— Galen Strawson calls out the “narrativist orthodoxy” in his review of Jerome Bruner's Making Stories. Strawson argues, and he is right, that we are not “constituted” by the stories of our lives in which we cast ourselves as characters. While having a sense that one's life has gone well may involve seeing it as having had a satisfying narrative arc, the conditions for a satisfying arc are not something we are free to concoct from the abundant matter of imagination.
Bruner never raises the question of whether there is any sense in which one's self-narrative should be accurate or realistic. Those who favour the extreme fictionalist or post-modernist version of the narrative self-creation view don't care about this, both because they don't care about truth and because a fiction isn't open to criticism by comparison with reality (it doesn't matter that there is no Middle Earth). But honesty and realism about self and past must matter. There are innumerable facts about one's character and history that don't depend on one's inventions. One can't found a good life on falsehood.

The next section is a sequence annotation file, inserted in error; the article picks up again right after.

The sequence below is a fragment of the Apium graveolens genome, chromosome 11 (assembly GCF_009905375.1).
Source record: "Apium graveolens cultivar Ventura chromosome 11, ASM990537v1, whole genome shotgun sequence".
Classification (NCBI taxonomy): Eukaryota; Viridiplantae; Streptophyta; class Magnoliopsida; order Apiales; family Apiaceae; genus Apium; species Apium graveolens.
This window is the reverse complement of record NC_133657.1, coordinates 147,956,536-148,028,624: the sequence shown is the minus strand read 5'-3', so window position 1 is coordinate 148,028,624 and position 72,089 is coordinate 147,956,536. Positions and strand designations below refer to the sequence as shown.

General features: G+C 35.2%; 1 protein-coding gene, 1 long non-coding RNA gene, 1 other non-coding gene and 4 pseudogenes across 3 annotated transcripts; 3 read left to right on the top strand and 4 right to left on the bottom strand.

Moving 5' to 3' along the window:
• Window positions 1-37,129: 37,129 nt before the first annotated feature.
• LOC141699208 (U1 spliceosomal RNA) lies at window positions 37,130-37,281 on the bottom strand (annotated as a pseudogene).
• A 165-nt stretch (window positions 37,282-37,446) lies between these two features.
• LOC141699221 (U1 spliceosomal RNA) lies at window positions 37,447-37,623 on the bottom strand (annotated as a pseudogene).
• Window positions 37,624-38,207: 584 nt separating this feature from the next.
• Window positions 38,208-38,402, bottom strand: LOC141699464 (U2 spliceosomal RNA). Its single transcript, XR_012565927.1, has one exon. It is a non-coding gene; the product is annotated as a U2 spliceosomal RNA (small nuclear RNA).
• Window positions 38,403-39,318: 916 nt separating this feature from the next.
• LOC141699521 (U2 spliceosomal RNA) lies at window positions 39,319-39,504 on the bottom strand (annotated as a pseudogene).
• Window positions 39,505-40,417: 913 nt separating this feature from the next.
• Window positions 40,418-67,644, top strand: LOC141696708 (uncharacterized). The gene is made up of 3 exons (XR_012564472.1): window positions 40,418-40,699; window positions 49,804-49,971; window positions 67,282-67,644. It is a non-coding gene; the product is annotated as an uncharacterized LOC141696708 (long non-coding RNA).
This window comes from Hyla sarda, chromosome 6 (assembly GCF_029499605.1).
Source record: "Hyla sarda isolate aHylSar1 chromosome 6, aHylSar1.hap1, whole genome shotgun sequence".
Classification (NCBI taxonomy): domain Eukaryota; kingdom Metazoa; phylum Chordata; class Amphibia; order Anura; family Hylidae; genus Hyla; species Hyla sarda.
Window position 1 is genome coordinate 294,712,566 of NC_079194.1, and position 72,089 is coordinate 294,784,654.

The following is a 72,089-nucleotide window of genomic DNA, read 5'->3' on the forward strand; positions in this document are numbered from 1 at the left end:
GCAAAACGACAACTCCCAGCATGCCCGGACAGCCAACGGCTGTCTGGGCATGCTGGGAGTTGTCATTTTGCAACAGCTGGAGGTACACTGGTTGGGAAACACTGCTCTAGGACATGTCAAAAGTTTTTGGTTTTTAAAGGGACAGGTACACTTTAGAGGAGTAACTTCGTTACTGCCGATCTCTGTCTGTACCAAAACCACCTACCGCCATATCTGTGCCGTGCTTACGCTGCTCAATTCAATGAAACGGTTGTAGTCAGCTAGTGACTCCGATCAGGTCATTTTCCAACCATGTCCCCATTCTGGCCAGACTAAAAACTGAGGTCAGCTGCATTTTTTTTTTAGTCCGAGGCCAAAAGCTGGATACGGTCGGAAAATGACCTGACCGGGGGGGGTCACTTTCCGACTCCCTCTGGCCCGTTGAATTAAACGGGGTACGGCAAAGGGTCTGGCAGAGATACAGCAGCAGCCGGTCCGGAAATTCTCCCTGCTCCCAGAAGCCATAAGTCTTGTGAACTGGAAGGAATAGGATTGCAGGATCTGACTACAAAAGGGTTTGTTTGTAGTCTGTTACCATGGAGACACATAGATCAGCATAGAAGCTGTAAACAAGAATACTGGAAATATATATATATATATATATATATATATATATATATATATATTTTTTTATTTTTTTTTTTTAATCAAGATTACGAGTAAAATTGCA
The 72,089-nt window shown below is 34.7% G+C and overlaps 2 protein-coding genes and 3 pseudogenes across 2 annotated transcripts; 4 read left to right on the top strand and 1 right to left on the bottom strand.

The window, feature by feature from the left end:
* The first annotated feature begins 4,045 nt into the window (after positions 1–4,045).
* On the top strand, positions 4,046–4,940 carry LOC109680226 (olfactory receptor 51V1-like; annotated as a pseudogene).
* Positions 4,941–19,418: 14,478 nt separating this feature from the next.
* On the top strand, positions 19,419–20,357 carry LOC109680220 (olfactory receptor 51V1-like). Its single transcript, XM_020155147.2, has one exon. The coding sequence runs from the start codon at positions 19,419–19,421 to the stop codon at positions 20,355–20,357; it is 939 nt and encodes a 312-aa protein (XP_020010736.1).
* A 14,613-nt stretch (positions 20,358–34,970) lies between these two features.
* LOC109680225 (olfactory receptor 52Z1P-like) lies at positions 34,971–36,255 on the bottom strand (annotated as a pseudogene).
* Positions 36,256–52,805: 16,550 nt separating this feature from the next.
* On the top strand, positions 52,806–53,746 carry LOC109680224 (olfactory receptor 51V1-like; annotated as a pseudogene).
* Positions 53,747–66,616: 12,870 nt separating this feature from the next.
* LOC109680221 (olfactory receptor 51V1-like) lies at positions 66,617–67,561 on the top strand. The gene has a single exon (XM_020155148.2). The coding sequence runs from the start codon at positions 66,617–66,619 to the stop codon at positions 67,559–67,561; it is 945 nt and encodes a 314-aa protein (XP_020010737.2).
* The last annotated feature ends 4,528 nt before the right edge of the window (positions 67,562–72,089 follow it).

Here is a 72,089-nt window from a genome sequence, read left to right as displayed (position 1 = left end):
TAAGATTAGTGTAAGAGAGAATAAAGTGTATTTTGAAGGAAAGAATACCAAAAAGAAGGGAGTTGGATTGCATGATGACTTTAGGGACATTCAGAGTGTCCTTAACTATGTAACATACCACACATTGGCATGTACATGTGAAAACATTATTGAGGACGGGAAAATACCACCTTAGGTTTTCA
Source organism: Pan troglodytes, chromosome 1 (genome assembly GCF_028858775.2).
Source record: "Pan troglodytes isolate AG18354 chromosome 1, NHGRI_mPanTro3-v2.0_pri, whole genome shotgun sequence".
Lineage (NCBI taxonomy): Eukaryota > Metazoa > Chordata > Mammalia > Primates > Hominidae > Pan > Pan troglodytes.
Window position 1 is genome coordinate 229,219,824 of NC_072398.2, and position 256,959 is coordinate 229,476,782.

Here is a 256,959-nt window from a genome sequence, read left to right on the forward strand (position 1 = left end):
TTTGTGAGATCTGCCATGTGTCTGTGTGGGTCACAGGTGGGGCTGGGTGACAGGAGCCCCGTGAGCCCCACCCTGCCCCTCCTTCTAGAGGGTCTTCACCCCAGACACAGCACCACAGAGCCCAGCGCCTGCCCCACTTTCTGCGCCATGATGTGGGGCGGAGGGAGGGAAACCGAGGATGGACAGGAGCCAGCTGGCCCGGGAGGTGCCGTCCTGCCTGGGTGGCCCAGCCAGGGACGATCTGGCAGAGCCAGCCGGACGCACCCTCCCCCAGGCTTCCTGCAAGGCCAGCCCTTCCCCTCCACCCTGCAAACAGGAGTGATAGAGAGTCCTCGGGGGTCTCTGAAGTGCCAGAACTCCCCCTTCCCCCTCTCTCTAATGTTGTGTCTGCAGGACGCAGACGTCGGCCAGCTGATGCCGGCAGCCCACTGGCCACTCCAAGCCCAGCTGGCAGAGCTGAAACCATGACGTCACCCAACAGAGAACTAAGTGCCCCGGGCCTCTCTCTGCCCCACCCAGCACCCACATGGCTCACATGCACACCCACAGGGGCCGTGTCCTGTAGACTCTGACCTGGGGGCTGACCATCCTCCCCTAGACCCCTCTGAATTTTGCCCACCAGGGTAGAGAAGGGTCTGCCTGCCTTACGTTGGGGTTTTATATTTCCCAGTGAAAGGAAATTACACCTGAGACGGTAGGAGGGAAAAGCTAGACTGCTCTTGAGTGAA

Strawson's point should lead us to ask what makes a good story a good story. Presumably it has something to do with relating to the world, and to others, in the right sort of way. And the right way to relate is a fact about the world, independent of the stories we tell.
Reason editors with degrees in literature or film eager to praise consumer culture for providing the stuff of narrative self-invention, take note.
[Link via A&L Daily.]